Although the exact trajectory of a rocket is not known before launch, could SpaceX position its landing barge even further down range of the launch pad and eliminate the need for a boostback burn during barge landings. This could allow heavy missions such as Echostar 23 to complete a very low margin barge landing.
One problem is that towing speed of the ASDS is pretty slow. Around 5-8 mph. This means that to get 500 miles off shore, you need almost 100 hours of towing to get there, and 100 hours to get back.
That is a lot of time to pay staff, and ship usage. Also it reduces turnaround time if you need more time to get back and forth.
Of course, the longer at sea, the more damage the barge takes. On the way back, a short trip with a 140 foot tall structure on top of a bouncing barge is better than a longer trip. The chances of bad seas damaging something or just even big waves causing too much stress on the stage increases.
Clearly there is a tradeoff on payload, recovering at all vs expending, and so on.
SpaceX has been experimenting as discussed with many of these variables and will optimize to what makes sense, if you had all their data.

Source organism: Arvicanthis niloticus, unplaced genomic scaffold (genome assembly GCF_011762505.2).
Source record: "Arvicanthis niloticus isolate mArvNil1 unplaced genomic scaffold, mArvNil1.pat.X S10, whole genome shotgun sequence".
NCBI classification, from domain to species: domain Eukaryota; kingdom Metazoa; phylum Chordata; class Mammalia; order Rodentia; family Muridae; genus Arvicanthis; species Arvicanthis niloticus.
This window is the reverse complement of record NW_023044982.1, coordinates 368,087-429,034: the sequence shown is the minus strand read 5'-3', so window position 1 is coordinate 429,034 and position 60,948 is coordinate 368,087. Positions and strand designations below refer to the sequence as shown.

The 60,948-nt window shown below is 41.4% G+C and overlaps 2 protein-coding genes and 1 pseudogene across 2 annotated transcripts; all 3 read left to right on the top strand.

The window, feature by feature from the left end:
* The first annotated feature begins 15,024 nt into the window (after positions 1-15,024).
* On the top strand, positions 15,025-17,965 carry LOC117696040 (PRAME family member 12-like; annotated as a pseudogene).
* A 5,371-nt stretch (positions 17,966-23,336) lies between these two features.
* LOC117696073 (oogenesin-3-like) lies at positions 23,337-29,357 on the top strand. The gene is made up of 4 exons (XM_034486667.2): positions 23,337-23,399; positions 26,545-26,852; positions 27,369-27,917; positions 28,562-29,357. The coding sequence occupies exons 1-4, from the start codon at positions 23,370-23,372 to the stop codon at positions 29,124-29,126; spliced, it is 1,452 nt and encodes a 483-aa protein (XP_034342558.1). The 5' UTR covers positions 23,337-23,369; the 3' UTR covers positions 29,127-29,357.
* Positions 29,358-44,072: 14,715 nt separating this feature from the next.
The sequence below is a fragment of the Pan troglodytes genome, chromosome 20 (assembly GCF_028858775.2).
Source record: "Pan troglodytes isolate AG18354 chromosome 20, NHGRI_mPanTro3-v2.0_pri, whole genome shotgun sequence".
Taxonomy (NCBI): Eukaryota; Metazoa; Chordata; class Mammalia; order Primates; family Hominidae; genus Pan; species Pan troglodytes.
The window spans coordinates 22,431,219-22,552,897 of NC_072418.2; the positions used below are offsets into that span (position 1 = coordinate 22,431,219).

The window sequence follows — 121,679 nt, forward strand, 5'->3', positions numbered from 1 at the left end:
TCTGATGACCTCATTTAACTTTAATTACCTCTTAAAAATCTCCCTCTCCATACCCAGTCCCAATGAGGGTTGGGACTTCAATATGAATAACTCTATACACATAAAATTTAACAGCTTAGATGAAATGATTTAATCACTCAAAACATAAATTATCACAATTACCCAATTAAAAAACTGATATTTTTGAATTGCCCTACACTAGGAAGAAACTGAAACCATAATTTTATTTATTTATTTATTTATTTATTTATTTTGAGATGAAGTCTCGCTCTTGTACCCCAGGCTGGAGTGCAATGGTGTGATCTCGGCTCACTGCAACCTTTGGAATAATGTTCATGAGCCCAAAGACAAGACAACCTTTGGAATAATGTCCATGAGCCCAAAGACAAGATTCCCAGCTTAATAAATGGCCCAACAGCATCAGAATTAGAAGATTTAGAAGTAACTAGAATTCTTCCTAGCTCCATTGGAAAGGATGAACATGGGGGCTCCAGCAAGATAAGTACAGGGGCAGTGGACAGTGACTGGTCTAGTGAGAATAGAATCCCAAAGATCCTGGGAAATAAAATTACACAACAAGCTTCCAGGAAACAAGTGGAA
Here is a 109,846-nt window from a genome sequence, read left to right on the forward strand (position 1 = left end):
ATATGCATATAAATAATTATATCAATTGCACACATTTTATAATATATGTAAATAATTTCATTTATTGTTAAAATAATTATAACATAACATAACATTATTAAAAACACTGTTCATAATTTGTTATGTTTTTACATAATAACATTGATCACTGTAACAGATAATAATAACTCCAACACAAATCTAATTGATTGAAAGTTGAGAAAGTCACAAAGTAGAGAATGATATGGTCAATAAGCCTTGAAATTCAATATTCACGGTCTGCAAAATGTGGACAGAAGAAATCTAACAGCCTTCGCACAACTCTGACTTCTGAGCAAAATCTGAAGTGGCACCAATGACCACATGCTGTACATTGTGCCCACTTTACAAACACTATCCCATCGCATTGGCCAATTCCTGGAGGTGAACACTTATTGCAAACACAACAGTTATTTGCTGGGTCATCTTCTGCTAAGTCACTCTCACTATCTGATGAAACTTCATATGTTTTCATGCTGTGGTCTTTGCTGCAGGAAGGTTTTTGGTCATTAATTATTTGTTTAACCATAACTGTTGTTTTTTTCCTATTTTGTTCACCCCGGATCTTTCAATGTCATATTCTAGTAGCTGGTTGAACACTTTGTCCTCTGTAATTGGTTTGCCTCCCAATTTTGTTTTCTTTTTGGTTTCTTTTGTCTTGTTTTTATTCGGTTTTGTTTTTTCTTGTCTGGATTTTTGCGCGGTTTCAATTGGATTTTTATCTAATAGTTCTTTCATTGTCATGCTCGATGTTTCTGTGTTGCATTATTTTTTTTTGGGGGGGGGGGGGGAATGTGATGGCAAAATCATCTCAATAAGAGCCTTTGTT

The falcon 9 has 3 return modes, depending on the launch profile.
The first involves barges and has 2 burns. The reentry burn to prevent burn up in the atmosphere and the landing burn, there is no boost back burn as the rocket stage continues on its parabolic trajectory guided by the grid fins.
The second involves 3 burns and landing on land. This adds the boost back burn which reverses the direction of travel followed by the reentry burn and the landing burn.
The third also involves 3 burns but lands on a barge. This uses a boost back burn to limit how far down range the rocket travels followed by the reentry burn and the landing burn.
For heavy launches the first method could be used to allow more fuel to be used in the launch.
So in effect you are exactly right, a barge landing can be more efficient because there may not need to be a boost back burn.
But the above does not take into account the points raised by @geoffc, that a rocket at sea is at higher risk for damage after landing than a rocket on land. We can assume Spacex has considered the risks because they continue to use the less fuel efficient boost back to launch zone method when it is possible.